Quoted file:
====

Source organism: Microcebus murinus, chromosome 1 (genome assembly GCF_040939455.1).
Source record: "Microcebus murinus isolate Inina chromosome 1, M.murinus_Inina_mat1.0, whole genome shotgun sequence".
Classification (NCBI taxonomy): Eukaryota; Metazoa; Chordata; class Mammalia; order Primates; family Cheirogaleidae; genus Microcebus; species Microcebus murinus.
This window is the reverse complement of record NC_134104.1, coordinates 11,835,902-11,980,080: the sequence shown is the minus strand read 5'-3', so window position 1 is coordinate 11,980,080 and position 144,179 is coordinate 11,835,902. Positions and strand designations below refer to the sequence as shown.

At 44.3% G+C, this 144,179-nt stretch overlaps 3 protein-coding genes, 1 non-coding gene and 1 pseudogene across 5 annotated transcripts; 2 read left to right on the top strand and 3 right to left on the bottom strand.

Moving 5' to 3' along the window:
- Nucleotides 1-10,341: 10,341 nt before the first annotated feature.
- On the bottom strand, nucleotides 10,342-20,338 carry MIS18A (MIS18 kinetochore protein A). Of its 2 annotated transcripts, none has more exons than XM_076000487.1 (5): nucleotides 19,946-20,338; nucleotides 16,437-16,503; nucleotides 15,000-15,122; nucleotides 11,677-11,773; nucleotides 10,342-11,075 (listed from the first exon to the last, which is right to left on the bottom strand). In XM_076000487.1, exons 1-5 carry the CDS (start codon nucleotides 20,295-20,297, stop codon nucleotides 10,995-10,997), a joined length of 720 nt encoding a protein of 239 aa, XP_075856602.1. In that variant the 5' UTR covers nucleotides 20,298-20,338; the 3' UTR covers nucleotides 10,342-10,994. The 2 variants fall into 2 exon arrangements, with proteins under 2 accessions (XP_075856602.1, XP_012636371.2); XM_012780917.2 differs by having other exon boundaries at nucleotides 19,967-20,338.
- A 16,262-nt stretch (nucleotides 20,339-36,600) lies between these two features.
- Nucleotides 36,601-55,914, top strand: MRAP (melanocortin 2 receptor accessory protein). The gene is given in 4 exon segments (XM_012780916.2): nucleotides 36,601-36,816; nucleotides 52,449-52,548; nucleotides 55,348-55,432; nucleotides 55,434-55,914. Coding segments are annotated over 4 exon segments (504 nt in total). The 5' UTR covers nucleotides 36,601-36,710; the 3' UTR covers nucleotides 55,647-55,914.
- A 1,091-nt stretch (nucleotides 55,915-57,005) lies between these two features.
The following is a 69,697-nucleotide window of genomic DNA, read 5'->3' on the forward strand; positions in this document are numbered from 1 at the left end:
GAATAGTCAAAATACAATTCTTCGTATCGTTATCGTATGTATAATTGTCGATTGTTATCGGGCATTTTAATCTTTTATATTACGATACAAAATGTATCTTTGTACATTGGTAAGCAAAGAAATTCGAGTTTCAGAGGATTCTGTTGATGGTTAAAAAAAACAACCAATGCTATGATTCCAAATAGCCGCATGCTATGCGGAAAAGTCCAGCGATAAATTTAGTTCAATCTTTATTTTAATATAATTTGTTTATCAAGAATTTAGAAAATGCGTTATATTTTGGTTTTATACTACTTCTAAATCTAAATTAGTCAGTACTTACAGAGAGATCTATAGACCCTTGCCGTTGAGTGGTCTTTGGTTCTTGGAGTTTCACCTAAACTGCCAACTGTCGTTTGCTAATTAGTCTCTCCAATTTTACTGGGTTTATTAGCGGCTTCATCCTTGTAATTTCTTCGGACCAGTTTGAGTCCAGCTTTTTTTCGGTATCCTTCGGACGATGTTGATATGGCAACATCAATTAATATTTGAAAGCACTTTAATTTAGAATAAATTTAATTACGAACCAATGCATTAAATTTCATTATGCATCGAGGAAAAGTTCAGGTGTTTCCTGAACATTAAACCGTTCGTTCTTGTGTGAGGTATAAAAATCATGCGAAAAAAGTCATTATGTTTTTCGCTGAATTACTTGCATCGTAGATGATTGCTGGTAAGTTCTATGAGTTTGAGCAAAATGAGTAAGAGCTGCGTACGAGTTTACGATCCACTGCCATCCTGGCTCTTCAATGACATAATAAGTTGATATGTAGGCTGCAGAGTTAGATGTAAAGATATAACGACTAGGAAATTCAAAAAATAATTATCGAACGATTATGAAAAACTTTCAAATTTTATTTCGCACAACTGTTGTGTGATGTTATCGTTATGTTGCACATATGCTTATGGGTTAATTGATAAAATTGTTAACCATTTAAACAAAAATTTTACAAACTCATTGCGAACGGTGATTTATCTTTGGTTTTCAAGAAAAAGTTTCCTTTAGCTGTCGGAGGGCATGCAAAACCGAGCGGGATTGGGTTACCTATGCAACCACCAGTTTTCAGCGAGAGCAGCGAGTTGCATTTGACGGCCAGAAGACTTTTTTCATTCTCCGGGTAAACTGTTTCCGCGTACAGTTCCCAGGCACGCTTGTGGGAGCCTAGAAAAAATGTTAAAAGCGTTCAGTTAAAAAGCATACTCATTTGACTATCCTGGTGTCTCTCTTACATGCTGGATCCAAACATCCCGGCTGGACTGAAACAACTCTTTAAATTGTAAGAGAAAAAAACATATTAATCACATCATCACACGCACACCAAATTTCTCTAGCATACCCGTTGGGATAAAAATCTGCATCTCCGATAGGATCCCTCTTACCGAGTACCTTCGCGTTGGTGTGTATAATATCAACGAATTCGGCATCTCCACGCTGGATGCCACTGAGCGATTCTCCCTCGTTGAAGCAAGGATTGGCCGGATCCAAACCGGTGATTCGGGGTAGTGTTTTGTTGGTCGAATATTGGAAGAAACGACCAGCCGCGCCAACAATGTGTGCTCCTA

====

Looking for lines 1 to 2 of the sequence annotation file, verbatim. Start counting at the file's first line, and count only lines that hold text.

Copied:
Source organism: Microcebus murinus, chromosome 1 (genome assembly GCF_040939455.1).
Source record: "Microcebus murinus isolate Inina chromosome 1, M.murinus_Inina_mat1.0, whole genome shotgun sequence".